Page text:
Here are 5 reasons why our wound is a gift, courtesy of Dr Estés:
  1. It gives us the ability to know first hand the agony in others and to help them.
  2. Our greatest strength comes from healing our wound.
  3. The light of our wound allow us see things that’s aren’t seeable by others.
  4. We can access the divine through our wound.
  5. It forces us to moves us towards understanding, which keeps humanity glued together.

My original wound is abandonment and it’s taken me a long time to understand how that is a gift. After decades of feeling unworthy and alone and letting those two things unconsciously inform all my behaviour (making it very self destructive), I’m finally beginning to see how it really was a gift.

Although abandonment was my wound, it was also my medicine. It freed and liberated me from the bounds of our culture and it forced me to figure out what was right for me from a very early age. This means I’ve lived a life unto myself so far—full of independant thought, not buying into what the world tells me I should do, and living my truth. And when I really consider it, there are few greater gifts I could ever recieve.

And this same logic goes for all of my wounds, even the more minor ones—the things I spent a lot of time crying over were ironically the very things that forced me to become the person I am.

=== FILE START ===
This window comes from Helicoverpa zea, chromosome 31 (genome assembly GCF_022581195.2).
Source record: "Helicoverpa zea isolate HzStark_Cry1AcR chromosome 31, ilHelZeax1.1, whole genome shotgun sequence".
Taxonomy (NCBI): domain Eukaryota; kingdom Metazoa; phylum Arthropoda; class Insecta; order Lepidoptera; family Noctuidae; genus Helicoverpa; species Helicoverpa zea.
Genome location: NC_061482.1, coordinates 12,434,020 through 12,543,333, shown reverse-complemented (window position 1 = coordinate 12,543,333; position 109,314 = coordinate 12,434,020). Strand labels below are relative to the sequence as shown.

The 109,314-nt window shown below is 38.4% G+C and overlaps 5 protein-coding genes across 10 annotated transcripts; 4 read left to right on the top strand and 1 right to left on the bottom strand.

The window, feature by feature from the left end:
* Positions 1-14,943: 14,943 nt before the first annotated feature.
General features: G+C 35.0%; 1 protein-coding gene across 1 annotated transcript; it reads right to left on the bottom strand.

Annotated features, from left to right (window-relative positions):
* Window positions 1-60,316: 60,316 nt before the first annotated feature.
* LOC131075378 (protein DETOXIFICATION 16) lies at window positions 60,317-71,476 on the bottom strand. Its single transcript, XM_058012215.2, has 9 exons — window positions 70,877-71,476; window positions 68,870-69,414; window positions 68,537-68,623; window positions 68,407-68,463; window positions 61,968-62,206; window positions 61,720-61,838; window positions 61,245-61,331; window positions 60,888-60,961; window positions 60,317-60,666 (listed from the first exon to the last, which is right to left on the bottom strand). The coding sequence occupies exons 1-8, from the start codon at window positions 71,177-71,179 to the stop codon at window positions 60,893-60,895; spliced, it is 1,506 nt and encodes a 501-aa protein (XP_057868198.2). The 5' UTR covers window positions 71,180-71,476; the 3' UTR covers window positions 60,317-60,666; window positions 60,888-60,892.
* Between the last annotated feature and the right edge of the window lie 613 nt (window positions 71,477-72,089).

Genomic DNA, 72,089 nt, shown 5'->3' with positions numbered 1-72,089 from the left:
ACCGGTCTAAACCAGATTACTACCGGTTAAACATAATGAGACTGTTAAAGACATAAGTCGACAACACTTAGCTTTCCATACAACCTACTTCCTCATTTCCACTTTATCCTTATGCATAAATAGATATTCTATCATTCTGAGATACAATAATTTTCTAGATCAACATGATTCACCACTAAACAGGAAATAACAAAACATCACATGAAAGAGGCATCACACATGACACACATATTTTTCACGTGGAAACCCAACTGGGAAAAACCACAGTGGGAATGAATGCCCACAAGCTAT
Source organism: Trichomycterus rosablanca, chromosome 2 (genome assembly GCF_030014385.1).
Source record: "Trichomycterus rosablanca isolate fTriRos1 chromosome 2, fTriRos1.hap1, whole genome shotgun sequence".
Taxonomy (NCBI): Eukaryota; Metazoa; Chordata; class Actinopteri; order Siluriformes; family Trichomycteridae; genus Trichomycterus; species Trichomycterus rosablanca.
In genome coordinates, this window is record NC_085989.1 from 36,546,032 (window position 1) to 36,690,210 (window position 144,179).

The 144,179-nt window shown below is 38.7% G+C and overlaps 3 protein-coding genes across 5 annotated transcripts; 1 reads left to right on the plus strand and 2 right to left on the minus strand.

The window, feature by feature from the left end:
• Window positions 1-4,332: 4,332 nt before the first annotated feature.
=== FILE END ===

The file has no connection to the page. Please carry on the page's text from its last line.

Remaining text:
So I invite you to begin to unravel your wound. It takes years to do this, maybe even a lifetime and I don’t think we ever fully heal them—Dr Estés says that ‘wounds are tender to the touch forever.’ But from them, we find our voice, we create our art and we see the world fully, with all it’s beauty and sadness, darkness and the light, love and fear. Right there, in the wound itself, you will find medicine and you will find a gift.

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Empaths Have Needs Too: How To Ask For Them

Every human on this earth has needs. Maslow developed a whole hierarchy of them. We have a need for a certain amount of space in relationships, for emotional validation, for how we want to be treated and loved. We have a need to feel expressed, heard, understood by another and physically and emotionally free.

Empaths are great at taking care of the needs of others, but they’re usually not so great at taking care of their own. “What do you need?” Is a common question we ask the ones we love, but rarely do we ask ourselves, “what do I need?”

If you’re anything like me, the following will resonate:

  1. You feel guilty setting boundaries.
  2. You didn’t even know you were ‘allowed’ to have needs.
  3. You find it difficult to identify what your needs are.